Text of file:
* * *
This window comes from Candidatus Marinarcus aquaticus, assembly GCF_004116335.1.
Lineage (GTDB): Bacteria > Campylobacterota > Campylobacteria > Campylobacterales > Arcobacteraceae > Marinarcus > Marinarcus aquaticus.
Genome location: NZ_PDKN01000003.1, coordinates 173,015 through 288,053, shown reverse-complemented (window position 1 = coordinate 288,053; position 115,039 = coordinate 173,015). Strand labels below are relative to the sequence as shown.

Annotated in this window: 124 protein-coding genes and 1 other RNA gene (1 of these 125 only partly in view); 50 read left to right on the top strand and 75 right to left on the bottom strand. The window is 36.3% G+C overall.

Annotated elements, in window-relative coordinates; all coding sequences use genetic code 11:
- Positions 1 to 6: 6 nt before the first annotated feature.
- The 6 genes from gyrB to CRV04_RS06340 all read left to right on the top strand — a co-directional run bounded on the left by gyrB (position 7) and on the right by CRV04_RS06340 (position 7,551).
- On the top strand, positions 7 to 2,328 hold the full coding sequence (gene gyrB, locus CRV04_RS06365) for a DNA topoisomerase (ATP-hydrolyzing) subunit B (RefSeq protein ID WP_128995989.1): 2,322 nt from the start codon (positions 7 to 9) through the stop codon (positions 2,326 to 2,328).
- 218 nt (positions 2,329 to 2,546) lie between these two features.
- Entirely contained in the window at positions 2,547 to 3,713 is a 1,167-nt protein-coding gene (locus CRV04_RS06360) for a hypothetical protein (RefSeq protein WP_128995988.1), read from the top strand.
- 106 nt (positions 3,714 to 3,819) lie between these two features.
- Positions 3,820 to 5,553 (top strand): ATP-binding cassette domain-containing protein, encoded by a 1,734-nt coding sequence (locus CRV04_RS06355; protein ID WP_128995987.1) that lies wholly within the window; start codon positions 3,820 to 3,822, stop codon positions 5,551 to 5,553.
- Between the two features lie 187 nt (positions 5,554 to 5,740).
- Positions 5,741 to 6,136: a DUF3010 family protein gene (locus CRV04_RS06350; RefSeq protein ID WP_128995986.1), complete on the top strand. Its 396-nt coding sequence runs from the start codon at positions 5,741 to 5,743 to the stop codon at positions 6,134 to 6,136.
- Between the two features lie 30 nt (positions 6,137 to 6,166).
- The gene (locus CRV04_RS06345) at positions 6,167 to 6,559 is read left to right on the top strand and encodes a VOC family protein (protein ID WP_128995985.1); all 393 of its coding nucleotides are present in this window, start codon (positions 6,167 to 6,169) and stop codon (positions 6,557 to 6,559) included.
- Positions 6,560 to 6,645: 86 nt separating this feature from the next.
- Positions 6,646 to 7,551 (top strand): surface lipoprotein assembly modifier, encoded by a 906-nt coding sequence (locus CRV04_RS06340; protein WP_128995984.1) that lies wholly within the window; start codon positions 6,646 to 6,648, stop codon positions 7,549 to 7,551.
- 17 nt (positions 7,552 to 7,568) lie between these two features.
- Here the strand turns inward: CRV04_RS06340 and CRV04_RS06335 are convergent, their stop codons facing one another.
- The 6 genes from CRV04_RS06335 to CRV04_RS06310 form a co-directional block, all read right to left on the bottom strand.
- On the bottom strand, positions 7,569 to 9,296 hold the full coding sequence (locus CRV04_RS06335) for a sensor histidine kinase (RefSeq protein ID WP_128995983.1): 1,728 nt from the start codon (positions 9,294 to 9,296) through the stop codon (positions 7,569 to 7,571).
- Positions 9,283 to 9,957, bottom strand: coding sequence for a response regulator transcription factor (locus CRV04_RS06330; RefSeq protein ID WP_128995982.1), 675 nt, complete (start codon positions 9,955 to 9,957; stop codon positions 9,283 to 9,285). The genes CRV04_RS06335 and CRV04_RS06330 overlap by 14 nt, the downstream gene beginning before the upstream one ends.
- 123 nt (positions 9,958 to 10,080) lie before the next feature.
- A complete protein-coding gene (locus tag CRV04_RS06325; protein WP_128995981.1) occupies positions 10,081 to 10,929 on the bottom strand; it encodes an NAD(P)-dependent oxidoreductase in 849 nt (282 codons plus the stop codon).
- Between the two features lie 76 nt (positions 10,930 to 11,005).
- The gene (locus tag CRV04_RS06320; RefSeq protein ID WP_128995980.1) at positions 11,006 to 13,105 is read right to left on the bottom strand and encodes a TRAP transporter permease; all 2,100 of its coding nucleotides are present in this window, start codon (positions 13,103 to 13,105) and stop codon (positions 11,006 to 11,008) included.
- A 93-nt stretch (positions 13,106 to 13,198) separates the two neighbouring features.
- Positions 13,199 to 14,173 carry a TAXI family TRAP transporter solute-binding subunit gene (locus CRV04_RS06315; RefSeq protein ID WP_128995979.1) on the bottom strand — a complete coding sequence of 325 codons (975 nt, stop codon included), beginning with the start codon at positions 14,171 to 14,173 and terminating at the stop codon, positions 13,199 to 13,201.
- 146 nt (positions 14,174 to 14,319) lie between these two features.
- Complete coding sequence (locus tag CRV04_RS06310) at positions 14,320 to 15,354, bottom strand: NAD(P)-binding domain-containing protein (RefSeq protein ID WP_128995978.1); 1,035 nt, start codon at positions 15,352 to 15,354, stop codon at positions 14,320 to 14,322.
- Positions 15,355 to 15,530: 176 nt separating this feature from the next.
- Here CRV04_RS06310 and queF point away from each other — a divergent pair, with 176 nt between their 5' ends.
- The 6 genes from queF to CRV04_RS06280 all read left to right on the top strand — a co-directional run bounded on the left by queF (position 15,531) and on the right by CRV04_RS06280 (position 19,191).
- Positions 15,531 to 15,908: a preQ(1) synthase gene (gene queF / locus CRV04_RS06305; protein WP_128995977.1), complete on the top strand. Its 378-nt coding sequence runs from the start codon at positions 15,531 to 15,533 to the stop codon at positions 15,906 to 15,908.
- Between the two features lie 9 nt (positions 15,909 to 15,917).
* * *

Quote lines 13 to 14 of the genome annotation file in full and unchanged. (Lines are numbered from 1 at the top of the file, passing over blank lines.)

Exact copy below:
- Between the two features lie 187 nt (positions 5,554 to 5,740).
- Positions 5,741 to 6,136: a DUF3010 family protein gene (locus CRV04_RS06350; RefSeq protein ID WP_128995986.1), complete on the top strand. Its 396-nt coding sequence runs from the start codon at positions 5,741 to 5,743 to the stop codon at positions 6,134 to 6,136.